Terence Crawford has never been short on confidence. But even he admits that his pugilistic career has vastly exceeded his initial expectations.

With world title runs in three separate weight classes, Crawford has put together the sort of resume that will likely result in his induction into the Hall of Fame. However, while he’s appreciative of media pundits revering his achievements, the newly turned 35-year-old views his multiple title reigns, pound-for-pound recognition, and countless wins on the big stage as icing on the cake. Though they're important, Crawford reiterated recently that before turning pro in 2008, there was only one goal on his to-do list.  

“I was driven by being a world champion,” said Crawford on The Good Fight with Kate Abdo. “That's what I was driven by.”

Crawford, of course, crossed off said goal relatively early in his career. In March of 2014, the Omaha, Nebraska native willingly made the trek into enemy territory to take on Ricky Burns. In what could be described as a masterclass, Crawford effortlessly pilfered his WBO title before going on to achieve much more.

While his current 147-pound title reign has spanned approximately half a decade, arguably Crawford’s proudest moment came at 140-pounds. Following wins over Thomas Dulorme, Viktor Postol, and Julius Indongo, Crawford (38-0, 29 KOs) found himself sitting atop the super lightweight summit.  

The intoxicating feeling of holding every major world title in a given division, ultimately motivated the rest of the boxing world in Crawford’s opinion. According to the switch-hitting star, after draping his shoulders with the IBF, WBA, WBO, and WBC world titles, he essentially paved the way for his contemporaries to do the same.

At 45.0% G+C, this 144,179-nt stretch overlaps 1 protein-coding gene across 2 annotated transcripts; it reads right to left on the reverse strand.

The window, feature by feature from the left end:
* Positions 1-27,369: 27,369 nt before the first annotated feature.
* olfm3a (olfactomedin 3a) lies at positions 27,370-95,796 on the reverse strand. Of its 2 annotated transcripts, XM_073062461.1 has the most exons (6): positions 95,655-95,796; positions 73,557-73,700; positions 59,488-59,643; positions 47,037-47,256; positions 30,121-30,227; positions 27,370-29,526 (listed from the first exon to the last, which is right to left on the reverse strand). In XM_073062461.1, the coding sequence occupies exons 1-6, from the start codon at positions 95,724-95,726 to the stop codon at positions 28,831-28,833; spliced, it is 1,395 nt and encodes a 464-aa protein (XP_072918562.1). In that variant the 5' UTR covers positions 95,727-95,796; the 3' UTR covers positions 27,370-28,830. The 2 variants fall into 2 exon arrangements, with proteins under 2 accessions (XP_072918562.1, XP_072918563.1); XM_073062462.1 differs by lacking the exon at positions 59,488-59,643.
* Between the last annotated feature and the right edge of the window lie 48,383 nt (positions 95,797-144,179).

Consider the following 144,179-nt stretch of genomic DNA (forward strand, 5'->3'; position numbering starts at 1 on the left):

“I set a trend. Before Terence Crawford, when was the last undisputed champion? Once Terence Crawford became undisputed, everybody wanted to become undisputed. Wasn't nobody screaming ‘ah I wanna be undisputed’ until Terence Crawford became undisputed.”

Thus far, replicating that historical feat has eluded the 35-year-old during his 147-pound tenure. Nevertheless, it was seemingly ostensible that Crawford would at least be given the opportunity to repeat history as a showdown against current unified champion, Errol Spence Jr., loomed.

Still, even with a deal nearing its completion, negotiations fell through in the 11th hour. Now, having grown tired of their ongoing talks, Crawford has officially signed up to take on David Avanesyan on December 10th.

By and large, Crawford has expressed that, despite his disappointment, he would be more than willing to revisit a Spence showdown in the first half of 2023. If, however, a deal between them fails to materialize, Crawford has stated on numerous occasions that he’ll simply shrug his shoulders and move on. Although becoming a two-time undisputed champion is salient, having done so at 140-pounds, Crawford believes he can hold his head high. Spence, on the other hand, will continue to be devoid of that exhilarating feeling.

“If I leave the sport and not being able to accomplish becoming undisputed at 147, it doesn't hinder me or make me feel any way because I already did it before. I know how it feels. Errol Spence, he don’t know what it feels like to have all the belts on him. He don’t know what it feels like to be the only champion in the division.”